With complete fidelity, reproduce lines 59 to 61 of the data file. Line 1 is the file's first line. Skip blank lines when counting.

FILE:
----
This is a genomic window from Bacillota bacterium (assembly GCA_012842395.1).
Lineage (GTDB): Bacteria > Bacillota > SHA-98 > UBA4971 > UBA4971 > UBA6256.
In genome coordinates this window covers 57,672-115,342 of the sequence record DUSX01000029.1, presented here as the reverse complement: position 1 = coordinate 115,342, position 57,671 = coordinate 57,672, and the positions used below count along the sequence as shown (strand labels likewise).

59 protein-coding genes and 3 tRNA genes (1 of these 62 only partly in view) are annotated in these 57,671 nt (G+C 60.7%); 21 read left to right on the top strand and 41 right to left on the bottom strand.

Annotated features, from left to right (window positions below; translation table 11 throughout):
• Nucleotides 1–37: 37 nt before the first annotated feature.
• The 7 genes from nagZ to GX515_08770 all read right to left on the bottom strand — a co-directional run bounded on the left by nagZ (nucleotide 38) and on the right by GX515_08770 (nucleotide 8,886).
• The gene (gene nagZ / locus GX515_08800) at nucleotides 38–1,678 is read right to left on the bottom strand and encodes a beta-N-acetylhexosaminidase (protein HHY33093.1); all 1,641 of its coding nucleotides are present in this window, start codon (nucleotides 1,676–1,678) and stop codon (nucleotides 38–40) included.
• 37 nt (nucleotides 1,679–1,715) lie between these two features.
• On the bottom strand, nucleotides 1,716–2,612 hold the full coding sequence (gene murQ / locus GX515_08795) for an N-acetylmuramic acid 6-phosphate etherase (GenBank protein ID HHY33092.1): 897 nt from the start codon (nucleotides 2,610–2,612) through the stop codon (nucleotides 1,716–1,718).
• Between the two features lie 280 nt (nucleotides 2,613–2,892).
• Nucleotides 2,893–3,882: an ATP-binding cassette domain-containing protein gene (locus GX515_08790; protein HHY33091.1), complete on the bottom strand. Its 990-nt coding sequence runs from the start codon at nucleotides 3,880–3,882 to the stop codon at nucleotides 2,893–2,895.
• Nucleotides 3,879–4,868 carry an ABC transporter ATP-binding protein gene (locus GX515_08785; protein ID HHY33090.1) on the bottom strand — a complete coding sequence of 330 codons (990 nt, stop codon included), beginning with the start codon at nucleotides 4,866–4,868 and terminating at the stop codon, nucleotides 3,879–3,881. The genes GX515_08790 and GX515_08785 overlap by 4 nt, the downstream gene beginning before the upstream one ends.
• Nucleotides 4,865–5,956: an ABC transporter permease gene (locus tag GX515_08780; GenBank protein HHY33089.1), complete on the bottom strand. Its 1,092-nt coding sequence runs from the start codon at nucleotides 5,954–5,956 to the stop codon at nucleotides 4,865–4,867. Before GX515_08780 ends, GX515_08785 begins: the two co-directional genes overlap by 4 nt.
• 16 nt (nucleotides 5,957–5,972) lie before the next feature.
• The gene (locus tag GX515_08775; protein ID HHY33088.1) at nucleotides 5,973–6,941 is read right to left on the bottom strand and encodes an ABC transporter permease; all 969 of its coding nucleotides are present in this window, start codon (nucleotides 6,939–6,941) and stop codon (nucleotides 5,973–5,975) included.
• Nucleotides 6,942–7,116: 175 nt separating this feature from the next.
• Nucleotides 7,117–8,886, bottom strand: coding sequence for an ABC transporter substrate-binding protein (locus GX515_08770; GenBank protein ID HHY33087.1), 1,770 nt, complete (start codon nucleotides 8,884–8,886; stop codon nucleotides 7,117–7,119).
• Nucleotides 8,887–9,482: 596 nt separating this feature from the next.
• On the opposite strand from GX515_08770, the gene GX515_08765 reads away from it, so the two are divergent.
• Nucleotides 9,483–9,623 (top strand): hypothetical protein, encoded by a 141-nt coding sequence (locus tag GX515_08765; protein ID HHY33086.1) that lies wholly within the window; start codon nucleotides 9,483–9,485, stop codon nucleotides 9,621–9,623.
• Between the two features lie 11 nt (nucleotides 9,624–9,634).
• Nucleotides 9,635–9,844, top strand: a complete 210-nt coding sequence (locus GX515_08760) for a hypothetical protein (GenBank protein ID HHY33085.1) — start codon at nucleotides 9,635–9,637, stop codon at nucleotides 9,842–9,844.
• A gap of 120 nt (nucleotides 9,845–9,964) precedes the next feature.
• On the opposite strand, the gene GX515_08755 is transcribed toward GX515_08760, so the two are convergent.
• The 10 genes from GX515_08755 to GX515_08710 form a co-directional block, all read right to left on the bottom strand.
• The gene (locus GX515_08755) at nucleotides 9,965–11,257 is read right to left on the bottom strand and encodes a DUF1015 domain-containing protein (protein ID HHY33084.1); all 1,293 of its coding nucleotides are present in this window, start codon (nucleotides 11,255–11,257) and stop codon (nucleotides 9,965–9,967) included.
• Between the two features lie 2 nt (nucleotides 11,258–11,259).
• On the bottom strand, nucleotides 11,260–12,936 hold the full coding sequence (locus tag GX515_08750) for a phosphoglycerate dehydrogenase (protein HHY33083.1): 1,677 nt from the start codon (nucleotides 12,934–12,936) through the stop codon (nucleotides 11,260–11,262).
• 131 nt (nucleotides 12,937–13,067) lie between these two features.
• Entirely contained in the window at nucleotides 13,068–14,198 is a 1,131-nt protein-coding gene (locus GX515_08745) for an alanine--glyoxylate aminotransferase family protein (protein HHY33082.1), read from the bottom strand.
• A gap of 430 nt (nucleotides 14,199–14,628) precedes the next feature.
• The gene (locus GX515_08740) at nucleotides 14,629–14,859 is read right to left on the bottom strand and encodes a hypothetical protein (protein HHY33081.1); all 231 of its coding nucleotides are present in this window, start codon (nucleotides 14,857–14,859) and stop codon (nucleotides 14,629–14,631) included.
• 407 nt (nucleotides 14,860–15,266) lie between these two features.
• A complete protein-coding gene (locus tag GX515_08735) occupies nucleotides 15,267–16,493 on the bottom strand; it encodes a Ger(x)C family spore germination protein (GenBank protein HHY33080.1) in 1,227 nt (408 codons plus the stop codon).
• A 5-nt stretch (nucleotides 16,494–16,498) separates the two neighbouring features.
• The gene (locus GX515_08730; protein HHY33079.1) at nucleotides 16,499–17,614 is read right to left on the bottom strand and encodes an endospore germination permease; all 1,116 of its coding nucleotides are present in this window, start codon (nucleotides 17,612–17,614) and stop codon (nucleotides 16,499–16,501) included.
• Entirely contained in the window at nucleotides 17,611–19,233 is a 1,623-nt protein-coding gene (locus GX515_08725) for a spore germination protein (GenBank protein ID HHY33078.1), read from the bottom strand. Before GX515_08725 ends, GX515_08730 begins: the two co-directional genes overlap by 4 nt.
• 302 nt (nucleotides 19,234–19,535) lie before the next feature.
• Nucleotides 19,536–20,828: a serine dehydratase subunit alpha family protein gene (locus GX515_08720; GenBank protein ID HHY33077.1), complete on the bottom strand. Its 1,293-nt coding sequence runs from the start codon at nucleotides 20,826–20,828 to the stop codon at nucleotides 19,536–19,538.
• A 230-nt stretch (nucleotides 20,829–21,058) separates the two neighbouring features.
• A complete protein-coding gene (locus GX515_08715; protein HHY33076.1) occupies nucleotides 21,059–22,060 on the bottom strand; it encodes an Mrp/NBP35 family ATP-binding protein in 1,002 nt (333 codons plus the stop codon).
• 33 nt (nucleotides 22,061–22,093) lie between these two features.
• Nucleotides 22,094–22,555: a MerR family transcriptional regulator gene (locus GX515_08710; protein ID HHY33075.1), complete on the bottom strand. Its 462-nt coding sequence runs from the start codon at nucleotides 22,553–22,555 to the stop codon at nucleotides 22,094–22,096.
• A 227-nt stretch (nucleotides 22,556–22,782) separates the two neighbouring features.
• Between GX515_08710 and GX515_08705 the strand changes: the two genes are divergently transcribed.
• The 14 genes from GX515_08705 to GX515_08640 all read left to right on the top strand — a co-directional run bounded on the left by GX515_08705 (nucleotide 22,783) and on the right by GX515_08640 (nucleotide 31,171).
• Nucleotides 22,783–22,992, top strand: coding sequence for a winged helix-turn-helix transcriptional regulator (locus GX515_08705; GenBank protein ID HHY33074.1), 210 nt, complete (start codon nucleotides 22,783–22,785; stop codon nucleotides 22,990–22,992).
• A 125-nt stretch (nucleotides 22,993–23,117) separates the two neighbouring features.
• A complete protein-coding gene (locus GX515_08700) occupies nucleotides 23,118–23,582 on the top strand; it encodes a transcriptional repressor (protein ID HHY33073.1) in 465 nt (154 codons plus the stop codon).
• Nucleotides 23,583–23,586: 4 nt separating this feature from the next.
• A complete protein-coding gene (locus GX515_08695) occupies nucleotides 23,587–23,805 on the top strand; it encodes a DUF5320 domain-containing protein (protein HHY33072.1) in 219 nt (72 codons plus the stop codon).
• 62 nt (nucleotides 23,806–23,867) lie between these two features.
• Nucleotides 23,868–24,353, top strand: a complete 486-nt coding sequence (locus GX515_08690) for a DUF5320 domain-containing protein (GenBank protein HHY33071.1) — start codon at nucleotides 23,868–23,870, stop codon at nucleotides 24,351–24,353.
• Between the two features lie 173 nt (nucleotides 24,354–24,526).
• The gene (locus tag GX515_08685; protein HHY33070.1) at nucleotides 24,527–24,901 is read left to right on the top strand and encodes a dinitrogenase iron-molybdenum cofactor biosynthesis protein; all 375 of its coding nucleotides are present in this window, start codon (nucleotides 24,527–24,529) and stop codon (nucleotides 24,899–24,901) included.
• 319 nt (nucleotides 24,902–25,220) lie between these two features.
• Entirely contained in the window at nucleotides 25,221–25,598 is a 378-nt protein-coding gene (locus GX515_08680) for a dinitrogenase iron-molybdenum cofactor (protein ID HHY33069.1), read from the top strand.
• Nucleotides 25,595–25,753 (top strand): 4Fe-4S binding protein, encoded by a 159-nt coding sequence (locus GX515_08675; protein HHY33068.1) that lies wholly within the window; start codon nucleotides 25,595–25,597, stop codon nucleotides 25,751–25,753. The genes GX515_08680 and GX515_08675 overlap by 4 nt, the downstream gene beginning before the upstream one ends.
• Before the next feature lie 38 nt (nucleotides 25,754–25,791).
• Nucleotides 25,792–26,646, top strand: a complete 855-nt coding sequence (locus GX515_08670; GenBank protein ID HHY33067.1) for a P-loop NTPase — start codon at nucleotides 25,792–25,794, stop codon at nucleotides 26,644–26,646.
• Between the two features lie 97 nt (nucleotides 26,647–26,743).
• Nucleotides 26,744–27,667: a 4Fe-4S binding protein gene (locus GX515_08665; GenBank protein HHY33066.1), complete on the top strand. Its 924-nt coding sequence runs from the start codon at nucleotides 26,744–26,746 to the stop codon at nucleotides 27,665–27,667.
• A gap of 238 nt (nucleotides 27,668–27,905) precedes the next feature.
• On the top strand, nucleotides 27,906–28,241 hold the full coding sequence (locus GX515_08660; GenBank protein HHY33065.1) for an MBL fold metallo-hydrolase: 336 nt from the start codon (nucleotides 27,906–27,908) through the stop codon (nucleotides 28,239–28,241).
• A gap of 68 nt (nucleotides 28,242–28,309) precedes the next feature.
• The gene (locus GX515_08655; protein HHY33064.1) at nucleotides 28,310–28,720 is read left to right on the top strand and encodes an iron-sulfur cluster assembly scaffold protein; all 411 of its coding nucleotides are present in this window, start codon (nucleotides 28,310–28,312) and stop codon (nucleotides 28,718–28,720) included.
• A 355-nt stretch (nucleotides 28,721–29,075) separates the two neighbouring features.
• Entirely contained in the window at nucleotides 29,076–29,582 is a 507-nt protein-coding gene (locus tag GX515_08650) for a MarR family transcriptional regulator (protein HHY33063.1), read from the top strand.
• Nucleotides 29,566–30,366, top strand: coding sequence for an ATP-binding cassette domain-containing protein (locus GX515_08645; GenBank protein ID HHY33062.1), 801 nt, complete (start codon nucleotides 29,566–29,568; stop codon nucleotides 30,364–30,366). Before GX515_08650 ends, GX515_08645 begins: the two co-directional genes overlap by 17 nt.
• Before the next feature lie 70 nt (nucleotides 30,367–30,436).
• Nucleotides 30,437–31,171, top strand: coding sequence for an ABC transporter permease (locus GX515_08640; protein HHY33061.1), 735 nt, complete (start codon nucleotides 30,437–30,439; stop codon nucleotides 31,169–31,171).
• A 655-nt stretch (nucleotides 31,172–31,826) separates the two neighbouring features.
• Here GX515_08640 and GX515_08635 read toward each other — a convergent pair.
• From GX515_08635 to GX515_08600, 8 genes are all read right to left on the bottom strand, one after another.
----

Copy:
• Nucleotides 25,595–25,753 (top strand): 4Fe-4S binding protein, encoded by a 159-nt coding sequence (locus GX515_08675; protein HHY33068.1) that lies wholly within the window; start codon nucleotides 25,595–25,597, stop codon nucleotides 25,751–25,753. The genes GX515_08680 and GX515_08675 overlap by 4 nt, the downstream gene beginning before the upstream one ends.
• Before the next feature lie 38 nt (nucleotides 25,754–25,791).
• Nucleotides 25,792–26,646, top strand: a complete 855-nt coding sequence (locus GX515_08670; GenBank protein ID HHY33067.1) for a P-loop NTPase — start codon at nucleotides 25,792–25,794, stop codon at nucleotides 26,644–26,646.